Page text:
Chapter 4. Building Web Services with ReST

In This Chapter

  • Understanding the principles of ReST

  • Implementing ReST services using WCF

  • Consuming ReST services

Chapter 3 includes a sidebar, "Using Different Endpoints," that has a big list of binding formats you can use with WCF. I point out that for most applications, you use SOAP, or binary. That's not necessarily accurate.

Another binding is pretty popular — it is the binding that your Web browser uses to get pages from Web servers. It is called ReST, and it stands for Representational State Transfer.

In this chapter, I introduce you to ReST and guide you through its advantages and drawbacks.

Getting to Know ReST

ReST is basically the use of the traditional GET and POST patterns the old folks will remember from CGI. For you young pups, it is the basic format of Web requests. For instance, when you click on a link that looks like this:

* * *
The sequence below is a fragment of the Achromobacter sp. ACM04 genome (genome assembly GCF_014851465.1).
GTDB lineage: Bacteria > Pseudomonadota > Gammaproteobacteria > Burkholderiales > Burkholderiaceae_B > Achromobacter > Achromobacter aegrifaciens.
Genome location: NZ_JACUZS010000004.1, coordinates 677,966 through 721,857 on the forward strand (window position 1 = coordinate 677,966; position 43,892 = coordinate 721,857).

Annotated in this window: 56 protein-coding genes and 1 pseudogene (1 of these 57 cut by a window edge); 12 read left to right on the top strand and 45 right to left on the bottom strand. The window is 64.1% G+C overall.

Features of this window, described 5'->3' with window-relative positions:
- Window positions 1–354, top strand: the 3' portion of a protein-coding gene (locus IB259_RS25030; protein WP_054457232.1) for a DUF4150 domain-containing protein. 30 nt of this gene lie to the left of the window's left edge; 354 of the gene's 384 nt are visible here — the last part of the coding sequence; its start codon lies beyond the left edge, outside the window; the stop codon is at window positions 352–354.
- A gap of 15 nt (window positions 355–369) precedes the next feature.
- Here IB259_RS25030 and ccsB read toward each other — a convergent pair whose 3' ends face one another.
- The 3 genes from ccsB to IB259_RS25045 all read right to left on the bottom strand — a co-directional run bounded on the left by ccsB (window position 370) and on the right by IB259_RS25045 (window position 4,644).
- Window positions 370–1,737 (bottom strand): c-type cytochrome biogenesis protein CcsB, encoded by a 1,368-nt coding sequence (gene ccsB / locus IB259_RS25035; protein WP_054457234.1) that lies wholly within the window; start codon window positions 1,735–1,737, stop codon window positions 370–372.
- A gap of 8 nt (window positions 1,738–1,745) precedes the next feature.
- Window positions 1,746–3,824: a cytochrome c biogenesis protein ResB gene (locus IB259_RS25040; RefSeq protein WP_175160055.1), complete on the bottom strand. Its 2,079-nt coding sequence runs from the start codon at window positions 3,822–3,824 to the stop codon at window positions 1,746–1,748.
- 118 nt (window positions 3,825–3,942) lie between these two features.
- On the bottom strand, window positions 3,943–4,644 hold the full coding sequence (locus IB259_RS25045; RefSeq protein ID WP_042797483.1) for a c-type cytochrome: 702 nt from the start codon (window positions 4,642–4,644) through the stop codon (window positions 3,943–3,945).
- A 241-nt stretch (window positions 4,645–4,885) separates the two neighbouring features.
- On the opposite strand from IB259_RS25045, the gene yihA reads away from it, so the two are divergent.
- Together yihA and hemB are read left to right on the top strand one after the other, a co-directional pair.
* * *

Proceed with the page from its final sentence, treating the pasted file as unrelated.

http://mydomain.com/start.aspx?id=3

. . . you are using ReST. Remember, we aren't talking about an implementation here. We are talking about a remote procedure call mechanism. It is just a way to get parameters for a query to a remote machine and to get data back.

We also aren't talking about a protocol, like SOAP is. ReST is an architecture. It has guidelines, not rules.

A ReST interface has four goals. They are

  • Scalability of component interactions

  • Generality of interfaces

  • Independent deployment of components

  • Intermediary components to reduce latency, enforce security, and encapsulate legacy systems

Use of ReST with ...

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